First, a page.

Although the world's attention has shifted from the war in eastern Ukraine to other events, daily sporadic fighting still continues in the region. But an even greater impact the war had on the lives of vulnerable people - in particular women and children living with HIV.
Over the past decade, Ukraine has become one of the countries with the fastest HIV / AIDS growth. The number of patients in eastern Ukraine, in comparison with the rest of the country, was growing three times faster. Now, over 8,000 people living with HIV are in the territory controlled by separatists, and all of them are suffering from lack of medicine and doctors. Pro-Russian separatists have banned most international medical organizations from providing assistance and gathering accurate information about the situation.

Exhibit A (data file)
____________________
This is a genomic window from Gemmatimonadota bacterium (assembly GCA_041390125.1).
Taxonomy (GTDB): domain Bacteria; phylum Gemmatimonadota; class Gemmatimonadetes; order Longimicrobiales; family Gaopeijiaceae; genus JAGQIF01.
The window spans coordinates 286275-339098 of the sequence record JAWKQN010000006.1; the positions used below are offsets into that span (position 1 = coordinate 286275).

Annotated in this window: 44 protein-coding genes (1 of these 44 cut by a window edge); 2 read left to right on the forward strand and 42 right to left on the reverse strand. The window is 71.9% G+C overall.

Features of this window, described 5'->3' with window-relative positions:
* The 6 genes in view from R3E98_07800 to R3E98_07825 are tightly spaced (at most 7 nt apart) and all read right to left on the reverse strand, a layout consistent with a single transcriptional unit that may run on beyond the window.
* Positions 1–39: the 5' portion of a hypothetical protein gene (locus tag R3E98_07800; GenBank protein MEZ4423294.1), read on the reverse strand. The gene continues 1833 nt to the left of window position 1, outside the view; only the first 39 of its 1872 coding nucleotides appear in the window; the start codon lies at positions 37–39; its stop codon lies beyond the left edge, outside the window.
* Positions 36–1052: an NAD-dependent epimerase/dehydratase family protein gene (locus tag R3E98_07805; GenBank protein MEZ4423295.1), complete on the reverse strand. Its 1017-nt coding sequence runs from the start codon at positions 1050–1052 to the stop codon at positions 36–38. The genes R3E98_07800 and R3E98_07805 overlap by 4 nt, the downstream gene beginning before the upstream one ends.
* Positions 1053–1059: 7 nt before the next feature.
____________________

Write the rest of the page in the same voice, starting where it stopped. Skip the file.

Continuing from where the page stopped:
In the territory controlled by Ukraine’s government the situation is complicated by the large number of internally displaced people and thousands of demobilized soldiers returning to their families with PTSD [post-traumatic stress disorder]. Last year there was a significant increase in violence, which affected women.
In families where both or one parent is living with HIV, the situation is particularly severe, because of widespread discrimination and stigmatization of people living with HIV. Heavy fighting has ended over a year ago - and all this time displaced women and children with HIV continue to fight in search of shelter and permanent employment.
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